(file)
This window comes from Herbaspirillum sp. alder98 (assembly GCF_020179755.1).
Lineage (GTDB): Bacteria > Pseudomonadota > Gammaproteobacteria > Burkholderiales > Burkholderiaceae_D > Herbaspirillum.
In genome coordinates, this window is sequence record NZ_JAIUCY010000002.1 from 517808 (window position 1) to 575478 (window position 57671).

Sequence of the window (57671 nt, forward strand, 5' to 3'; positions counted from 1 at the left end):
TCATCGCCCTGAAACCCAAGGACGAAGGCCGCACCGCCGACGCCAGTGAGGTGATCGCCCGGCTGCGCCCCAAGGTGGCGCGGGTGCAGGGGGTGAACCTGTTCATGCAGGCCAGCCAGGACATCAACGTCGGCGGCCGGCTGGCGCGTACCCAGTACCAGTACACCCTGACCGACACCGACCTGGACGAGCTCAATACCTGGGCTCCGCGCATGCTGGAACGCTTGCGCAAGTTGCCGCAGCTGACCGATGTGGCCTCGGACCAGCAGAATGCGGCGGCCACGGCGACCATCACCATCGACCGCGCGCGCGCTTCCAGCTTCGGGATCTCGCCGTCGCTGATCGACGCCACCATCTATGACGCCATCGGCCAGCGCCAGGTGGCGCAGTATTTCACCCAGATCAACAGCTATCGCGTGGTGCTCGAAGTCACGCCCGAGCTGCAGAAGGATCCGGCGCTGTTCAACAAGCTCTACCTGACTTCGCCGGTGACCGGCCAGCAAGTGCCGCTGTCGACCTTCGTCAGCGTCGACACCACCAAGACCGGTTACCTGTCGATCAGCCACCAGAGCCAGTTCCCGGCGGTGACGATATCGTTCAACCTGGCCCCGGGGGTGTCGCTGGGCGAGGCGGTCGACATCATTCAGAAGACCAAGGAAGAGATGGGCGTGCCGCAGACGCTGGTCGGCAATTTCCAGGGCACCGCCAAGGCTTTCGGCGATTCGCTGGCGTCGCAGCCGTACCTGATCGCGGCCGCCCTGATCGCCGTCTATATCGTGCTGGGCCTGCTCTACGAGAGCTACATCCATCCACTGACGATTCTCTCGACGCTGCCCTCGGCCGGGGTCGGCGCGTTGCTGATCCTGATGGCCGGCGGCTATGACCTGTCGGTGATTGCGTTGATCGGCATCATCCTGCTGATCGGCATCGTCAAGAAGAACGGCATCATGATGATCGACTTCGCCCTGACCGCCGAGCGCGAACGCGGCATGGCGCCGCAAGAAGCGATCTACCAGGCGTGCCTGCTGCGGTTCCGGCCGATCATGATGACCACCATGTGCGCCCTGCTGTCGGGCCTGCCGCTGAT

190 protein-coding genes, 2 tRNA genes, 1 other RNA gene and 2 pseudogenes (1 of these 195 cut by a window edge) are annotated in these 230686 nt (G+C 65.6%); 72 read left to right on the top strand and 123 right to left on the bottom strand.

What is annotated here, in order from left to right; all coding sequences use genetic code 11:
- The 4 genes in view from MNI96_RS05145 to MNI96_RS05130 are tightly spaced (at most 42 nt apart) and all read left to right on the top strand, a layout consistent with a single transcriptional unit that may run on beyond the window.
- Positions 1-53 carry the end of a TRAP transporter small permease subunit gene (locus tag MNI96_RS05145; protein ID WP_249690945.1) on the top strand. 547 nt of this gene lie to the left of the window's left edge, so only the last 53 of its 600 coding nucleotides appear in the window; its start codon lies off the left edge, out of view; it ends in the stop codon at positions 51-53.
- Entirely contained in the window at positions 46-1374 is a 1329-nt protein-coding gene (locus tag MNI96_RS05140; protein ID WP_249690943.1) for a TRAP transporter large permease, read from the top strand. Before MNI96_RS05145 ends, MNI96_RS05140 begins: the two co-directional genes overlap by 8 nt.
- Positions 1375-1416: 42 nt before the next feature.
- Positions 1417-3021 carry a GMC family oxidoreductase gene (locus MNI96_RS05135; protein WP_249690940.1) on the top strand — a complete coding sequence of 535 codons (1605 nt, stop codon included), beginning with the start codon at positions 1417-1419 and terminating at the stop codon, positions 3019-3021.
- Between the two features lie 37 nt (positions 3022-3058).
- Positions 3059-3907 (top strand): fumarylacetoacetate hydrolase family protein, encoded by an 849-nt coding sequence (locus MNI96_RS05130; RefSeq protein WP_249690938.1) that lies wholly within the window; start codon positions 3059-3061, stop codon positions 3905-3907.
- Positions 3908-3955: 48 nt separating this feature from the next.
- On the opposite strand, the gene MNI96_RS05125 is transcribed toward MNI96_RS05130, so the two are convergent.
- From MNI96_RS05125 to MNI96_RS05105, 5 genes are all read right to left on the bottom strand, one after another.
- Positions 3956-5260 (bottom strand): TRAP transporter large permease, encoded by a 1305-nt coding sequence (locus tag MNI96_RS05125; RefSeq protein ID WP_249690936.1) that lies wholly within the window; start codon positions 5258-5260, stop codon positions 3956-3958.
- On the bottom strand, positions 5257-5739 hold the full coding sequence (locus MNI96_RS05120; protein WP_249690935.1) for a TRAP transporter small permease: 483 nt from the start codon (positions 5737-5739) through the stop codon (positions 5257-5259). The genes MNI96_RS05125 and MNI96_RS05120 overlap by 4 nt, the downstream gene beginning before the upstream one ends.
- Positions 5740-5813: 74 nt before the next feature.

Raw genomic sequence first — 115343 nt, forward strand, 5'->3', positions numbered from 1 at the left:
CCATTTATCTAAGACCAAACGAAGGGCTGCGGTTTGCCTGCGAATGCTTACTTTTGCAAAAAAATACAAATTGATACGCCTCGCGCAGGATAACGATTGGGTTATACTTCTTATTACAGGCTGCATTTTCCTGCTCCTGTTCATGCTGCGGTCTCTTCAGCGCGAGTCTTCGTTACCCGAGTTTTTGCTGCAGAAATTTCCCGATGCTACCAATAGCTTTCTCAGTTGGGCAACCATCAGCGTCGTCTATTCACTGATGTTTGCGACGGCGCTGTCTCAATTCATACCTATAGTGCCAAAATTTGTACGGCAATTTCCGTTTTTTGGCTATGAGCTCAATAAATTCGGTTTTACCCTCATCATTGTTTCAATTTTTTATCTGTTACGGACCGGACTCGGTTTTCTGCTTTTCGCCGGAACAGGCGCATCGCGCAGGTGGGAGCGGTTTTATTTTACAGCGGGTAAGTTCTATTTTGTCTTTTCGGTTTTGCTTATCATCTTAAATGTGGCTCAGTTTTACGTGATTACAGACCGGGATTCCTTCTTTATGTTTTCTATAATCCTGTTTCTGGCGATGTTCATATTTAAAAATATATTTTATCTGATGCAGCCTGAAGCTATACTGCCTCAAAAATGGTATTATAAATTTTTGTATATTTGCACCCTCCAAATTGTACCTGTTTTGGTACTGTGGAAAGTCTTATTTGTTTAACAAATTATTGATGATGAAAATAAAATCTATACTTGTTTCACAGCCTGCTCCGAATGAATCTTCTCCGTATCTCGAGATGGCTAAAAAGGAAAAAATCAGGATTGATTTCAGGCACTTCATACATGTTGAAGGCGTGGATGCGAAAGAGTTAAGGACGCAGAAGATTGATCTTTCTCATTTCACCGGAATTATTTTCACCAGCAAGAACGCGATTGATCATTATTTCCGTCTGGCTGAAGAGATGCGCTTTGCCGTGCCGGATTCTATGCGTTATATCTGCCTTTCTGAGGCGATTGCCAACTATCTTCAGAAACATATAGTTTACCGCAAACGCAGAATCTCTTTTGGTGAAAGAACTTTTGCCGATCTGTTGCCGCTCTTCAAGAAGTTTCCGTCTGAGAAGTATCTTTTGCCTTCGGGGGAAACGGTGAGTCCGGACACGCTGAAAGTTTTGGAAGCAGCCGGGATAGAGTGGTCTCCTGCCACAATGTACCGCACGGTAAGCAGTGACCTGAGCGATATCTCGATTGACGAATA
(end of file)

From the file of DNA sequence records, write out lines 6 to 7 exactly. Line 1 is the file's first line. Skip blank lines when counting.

190 protein-coding genes, 2 tRNA genes, 1 other RNA gene and 2 pseudogenes (1 of these 195 cut by a window edge) are annotated in these 230686 nt (G+C 65.6%); 72 read left to right on the top strand and 123 right to left on the bottom strand.

What is annotated here, in order from left to right; all coding sequences use genetic code 11: